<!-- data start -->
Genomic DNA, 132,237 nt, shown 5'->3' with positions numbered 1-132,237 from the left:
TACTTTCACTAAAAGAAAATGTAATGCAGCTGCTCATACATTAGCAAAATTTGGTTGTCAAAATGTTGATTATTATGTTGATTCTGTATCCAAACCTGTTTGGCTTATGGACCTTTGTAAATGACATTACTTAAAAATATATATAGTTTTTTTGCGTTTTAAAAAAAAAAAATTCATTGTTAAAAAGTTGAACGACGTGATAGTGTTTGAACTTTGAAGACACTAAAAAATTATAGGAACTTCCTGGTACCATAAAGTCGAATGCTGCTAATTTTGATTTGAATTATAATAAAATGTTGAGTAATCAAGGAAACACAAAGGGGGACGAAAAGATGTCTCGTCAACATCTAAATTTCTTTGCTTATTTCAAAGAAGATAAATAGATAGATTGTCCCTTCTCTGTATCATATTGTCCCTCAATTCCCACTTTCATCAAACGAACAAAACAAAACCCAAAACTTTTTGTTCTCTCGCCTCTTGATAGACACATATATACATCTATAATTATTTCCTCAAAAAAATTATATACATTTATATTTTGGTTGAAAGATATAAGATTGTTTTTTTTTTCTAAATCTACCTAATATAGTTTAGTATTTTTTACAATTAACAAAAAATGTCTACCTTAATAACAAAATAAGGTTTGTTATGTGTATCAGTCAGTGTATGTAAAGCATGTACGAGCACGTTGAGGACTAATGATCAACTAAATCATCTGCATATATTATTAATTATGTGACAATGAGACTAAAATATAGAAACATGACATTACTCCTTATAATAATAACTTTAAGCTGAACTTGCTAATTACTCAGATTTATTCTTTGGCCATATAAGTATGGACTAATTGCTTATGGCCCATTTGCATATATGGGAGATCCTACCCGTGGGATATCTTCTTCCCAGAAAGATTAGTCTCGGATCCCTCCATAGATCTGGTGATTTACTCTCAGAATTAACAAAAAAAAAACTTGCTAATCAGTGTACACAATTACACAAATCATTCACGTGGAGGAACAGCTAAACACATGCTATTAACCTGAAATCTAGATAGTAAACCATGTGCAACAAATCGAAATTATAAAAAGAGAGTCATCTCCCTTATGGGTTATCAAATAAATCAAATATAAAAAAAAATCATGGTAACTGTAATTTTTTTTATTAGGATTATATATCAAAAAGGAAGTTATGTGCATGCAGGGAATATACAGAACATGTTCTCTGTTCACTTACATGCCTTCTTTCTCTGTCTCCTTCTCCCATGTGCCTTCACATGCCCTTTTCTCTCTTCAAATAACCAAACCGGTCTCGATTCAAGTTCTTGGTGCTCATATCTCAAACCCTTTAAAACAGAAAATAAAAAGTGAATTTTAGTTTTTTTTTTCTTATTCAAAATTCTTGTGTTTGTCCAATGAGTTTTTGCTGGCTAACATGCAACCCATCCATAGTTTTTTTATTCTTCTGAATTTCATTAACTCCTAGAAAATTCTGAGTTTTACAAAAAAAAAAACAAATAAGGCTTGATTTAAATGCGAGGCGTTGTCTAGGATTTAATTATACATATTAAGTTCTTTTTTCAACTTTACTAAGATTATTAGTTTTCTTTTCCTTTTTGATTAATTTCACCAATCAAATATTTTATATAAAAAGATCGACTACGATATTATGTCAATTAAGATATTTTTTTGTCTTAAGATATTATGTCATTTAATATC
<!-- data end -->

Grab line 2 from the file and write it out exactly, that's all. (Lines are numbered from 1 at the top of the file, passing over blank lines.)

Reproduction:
TACTTTCACTAAAAGAAAATGTAATGCAGCTGCTCATACATTAGCAAAATTTGGTTGTCAAAATGTTGATTATTATGTTGATTCTGTATCCAAACCTGTTTGGCTTATGGACCTTTGTAAATGACATTACTTAAAAATATATATAGTTTTTTTGCGTTTTAAAAAAAAAAAATTCATTGTTAAAAAGTTGAACGACGTGATAGTGTTTGAACTTTGAAGACACTAAAAAATTATAGGAACTTCCTGGTACCATAAAGTCGAATGCTGCTAATTTTGATTTGAATTATAATAAAATGTTGAGTAATCAAGGAAACACAAAGGGGGACGAAAAGATGTCTCGTCAACATCTAAATTTCTTTGCTTATTTCAAAGAAGATAAATAGATAGATTGTCCCTTCTCTGTATCATATTGTCCCTCAATTCCCACTTTCATCAAACGAACAAAACAAAACCCAAAACTTTTTGTTCTCTCGCCTCTTGATAGACACATATATACATCTATAATTATTTCCTCAAAAAAATTATATACATTTATATTTTGGTTGAAAGATATAAGATTGTTTTTTTTTTCTAAATCTACCTAATATAGTTTAGTATTTTTTACAATTAACAAAAAATGTCTACCTTAATAACAAAATAAGGTTTGTTATGTGTATCAGTCAGTGTATGTAAAGCATGTACGAGCACGTTGAGGACTAATGATCAACTAAATCATCTGCATATATTATTAATTATGTGACAATGAGACTAAAATATAGAAACATGACATTACTCCTTATAATAATAACTTTAAGCTGAACTTGCTAATTACTCAGATTTATTCTTTGGCCATATAAGTATGGACTAATTGCTTATGGCCCATTTGCATATATGGGAGATCCTACCCGTGGGATATCTTCTTCCCAGAAAGATTAGTCTCGGATCCCTCCATAGATCTGGTGATTTACTCTCAGAATTAACAAAAAAAAAACTTGCTAATCAGTGTACACAATTACACAAATCATTCACGTGGAGGAACAGCTAAACACATGCTATTAACCTGAAATCTAGATAGTAAACCATGTGCAACAAATCGAAATTATAAAAAGAGAGTCATCTCCCTTATGGGTTATCAAATAAATCAAATATAAAAAAAAATCATGGTAACTGTAATTTTTTTTATTAGGATTATATATCAAAAAGGAAGTTATGTGCATGCAGGGAATATACAGAACATGTTCTCTGTTCACTTACATGCCTTCTTTCTCTGTCTCCTTCTCCCATGTGCCTTCACATGCCCTTTTCTCTCTTCAAATAACCAAACCGGTCTCGATTCAAGTTCTTGGTGCTCATATCTCAAACCCTTTAAAACAGAAAATAAAAAGTGAATTTTAGTTTTTTTTTTCTTATTCAAAATTCTTGTGTTTGTCCAATGAGTTTTTGCTGGCTAACATGCAACCCATCCATAGTTTTTTTATTCTTCTGAATTTCATTAACTCCTAGAAAATTCTGAGTTTTACAAAAAAAAAAACAAATAAGGCTTGATTTAAATGCGAGGCGTTGTCTAGGATTTAATTATACATATTAAGTTCTTTTTTCAACTTTACTAAGATTATTAGTTTTCTTTTCCTTTTTGATTAATTTCACCAATCAAATATTTTATATAAAAAGATCGACTACGATATTATGTCAATTAAGATATTTTTTTGTCTTAAGATATTATGTCATTTAATATC